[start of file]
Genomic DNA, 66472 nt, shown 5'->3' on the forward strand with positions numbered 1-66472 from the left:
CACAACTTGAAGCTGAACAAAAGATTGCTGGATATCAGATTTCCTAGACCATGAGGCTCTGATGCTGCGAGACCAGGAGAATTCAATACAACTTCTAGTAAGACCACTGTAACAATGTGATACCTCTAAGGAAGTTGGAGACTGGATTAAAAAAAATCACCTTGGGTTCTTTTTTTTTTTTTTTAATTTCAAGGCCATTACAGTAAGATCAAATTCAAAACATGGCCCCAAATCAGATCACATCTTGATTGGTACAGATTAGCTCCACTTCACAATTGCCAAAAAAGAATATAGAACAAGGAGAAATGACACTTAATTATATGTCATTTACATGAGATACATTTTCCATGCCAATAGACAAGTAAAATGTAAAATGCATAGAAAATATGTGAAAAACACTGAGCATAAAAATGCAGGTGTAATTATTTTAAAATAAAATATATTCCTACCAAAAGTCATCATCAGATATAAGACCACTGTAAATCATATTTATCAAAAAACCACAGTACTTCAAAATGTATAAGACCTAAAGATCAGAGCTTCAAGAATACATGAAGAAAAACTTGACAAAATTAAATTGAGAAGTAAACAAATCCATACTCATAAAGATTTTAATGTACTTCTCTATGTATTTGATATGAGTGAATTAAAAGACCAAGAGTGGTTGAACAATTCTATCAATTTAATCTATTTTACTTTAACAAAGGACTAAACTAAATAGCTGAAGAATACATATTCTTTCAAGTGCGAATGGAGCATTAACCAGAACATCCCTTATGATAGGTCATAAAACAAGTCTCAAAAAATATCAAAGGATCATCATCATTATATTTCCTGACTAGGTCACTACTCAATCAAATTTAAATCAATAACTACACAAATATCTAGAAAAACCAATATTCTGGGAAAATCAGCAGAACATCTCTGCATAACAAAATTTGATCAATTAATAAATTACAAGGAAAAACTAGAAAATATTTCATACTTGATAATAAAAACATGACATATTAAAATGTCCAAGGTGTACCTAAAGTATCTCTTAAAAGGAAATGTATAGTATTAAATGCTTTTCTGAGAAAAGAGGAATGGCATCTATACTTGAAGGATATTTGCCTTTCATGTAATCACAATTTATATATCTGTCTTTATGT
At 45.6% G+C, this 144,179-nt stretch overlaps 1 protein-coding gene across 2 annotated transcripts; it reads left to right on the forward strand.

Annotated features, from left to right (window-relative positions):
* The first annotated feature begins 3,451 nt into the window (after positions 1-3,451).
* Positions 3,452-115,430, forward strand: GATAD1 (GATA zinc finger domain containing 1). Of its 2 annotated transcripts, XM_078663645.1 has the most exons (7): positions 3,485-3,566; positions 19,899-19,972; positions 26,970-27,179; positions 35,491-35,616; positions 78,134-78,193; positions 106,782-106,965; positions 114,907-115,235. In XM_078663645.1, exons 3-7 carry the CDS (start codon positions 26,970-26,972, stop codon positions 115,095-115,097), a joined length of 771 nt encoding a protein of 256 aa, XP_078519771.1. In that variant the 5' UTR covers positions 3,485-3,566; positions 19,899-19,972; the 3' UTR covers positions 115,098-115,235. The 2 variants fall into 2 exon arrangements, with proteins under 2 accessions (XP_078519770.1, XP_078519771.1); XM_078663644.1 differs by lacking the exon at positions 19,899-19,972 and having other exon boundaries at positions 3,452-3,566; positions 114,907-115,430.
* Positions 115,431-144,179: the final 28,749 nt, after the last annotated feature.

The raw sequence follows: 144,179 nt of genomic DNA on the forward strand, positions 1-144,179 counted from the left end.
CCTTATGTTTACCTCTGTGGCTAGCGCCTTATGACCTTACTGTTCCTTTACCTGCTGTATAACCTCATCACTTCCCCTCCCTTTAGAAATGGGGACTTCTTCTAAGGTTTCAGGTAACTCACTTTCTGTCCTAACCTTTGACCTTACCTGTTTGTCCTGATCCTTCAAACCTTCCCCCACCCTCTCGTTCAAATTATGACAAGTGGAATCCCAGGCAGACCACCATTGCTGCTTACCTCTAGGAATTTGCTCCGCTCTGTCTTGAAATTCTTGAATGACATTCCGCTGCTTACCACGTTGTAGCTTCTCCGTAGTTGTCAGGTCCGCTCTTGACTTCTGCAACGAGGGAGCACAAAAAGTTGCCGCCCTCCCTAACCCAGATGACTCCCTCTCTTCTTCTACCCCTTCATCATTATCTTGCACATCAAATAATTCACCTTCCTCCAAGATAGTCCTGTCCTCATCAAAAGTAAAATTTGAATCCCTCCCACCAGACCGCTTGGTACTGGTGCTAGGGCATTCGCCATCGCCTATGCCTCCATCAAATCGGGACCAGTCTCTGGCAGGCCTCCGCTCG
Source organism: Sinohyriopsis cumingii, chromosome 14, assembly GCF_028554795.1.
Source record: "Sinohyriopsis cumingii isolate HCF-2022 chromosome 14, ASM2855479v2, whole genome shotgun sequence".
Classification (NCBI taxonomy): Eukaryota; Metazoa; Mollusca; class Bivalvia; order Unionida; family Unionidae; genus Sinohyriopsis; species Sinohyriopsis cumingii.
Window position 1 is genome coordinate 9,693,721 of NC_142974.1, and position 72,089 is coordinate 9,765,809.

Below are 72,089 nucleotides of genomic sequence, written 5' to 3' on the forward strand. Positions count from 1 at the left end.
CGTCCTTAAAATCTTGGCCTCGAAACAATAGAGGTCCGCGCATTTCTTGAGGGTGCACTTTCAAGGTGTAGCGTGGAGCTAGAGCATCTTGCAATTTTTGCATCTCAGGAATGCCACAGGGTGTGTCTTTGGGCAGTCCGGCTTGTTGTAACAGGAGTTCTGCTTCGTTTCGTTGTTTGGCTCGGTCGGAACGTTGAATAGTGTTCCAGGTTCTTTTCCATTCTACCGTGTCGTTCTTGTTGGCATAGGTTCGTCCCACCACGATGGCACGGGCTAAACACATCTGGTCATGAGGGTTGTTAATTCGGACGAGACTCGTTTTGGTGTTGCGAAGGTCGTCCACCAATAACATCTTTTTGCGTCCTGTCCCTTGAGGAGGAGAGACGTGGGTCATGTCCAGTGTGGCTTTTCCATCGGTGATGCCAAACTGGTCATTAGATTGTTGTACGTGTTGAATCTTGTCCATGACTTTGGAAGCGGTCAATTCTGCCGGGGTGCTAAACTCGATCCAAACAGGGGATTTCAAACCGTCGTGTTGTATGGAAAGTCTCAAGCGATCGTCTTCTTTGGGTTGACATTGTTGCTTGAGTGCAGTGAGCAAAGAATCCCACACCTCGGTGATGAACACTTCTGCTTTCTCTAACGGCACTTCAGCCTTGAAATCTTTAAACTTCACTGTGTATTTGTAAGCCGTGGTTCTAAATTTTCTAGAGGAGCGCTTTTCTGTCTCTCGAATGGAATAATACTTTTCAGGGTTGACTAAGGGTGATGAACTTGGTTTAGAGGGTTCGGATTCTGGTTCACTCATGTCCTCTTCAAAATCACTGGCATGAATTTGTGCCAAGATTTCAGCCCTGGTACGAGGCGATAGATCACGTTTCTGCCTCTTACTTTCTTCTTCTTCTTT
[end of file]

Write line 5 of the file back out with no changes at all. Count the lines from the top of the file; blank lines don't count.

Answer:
* The first annotated feature begins 3,451 nt into the window (after positions 1-3,451).